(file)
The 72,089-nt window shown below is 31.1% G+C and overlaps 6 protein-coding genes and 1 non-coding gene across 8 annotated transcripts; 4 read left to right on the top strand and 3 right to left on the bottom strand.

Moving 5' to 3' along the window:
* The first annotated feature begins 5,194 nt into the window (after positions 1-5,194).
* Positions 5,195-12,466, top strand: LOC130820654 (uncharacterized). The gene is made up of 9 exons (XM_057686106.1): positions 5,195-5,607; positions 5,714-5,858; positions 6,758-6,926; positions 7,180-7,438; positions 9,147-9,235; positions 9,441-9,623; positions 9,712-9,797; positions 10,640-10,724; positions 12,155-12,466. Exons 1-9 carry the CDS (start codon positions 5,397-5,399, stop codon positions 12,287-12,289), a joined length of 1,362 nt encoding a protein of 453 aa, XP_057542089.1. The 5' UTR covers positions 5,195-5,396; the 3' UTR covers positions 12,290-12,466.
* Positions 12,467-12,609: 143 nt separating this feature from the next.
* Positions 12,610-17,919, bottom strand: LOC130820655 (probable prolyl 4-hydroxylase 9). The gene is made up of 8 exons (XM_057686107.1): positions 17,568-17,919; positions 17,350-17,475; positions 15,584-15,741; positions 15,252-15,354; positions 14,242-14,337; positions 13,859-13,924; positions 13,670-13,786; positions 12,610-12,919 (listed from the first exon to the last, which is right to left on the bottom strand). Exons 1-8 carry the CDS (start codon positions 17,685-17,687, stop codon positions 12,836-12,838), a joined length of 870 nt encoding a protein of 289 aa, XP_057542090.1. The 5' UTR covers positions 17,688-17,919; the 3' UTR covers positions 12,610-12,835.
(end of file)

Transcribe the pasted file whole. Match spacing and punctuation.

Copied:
The 72,089-nt window shown below is 31.1% G+C and overlaps 6 protein-coding genes and 1 non-coding gene across 8 annotated transcripts; 4 read left to right on the top strand and 3 right to left on the bottom strand.

Moving 5' to 3' along the window:
* The first annotated feature begins 5,194 nt into the window (after positions 1-5,194).
* Positions 5,195-12,466, top strand: LOC130820654 (uncharacterized). The gene is made up of 9 exons (XM_057686106.1): positions 5,195-5,607; positions 5,714-5,858; positions 6,758-6,926; positions 7,180-7,438; positions 9,147-9,235; positions 9,441-9,623; positions 9,712-9,797; positions 10,640-10,724; positions 12,155-12,466. Exons 1-9 carry the CDS (start codon positions 5,397-5,399, stop codon positions 12,287-12,289), a joined length of 1,362 nt encoding a protein of 453 aa, XP_057542089.1. The 5' UTR covers positions 5,195-5,396; the 3' UTR covers positions 12,290-12,466.
* Positions 12,467-12,609: 143 nt separating this feature from the next.
* Positions 12,610-17,919, bottom strand: LOC130820655 (probable prolyl 4-hydroxylase 9). The gene is made up of 8 exons (XM_057686107.1): positions 17,568-17,919; positions 17,350-17,475; positions 15,584-15,741; positions 15,252-15,354; positions 14,242-14,337; positions 13,859-13,924; positions 13,670-13,786; positions 12,610-12,919 (listed from the first exon to the last, which is right to left on the bottom strand). Exons 1-8 carry the CDS (start codon positions 17,685-17,687, stop codon positions 12,836-12,838), a joined length of 870 nt encoding a protein of 289 aa, XP_057542090.1. The 5' UTR covers positions 17,688-17,919; the 3' UTR covers positions 12,610-12,835.